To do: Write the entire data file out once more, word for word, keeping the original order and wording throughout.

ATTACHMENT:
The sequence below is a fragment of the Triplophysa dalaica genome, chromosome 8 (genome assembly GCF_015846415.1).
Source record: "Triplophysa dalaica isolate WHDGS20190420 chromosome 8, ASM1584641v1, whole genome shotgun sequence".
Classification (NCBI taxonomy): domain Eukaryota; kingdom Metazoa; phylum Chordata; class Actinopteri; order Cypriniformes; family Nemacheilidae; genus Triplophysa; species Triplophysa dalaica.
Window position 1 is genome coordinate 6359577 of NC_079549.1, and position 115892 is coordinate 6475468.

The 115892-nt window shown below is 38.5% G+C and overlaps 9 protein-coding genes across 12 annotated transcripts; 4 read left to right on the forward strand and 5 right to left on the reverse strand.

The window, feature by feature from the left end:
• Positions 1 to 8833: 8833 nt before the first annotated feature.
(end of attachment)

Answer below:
The sequence below is a fragment of the Triplophysa dalaica genome, chromosome 8 (genome assembly GCF_015846415.1).
Source record: "Triplophysa dalaica isolate WHDGS20190420 chromosome 8, ASM1584641v1, whole genome shotgun sequence".
Classification (NCBI taxonomy): domain Eukaryota; kingdom Metazoa; phylum Chordata; class Actinopteri; order Cypriniformes; family Nemacheilidae; genus Triplophysa; species Triplophysa dalaica.
Window position 1 is genome coordinate 6359577 of NC_079549.1, and position 115892 is coordinate 6475468.

The 115892-nt window shown below is 38.5% G+C and overlaps 9 protein-coding genes across 12 annotated transcripts; 4 read left to right on the forward strand and 5 right to left on the reverse strand.

The window, feature by feature from the left end:
• Positions 1 to 8833: 8833 nt before the first annotated feature.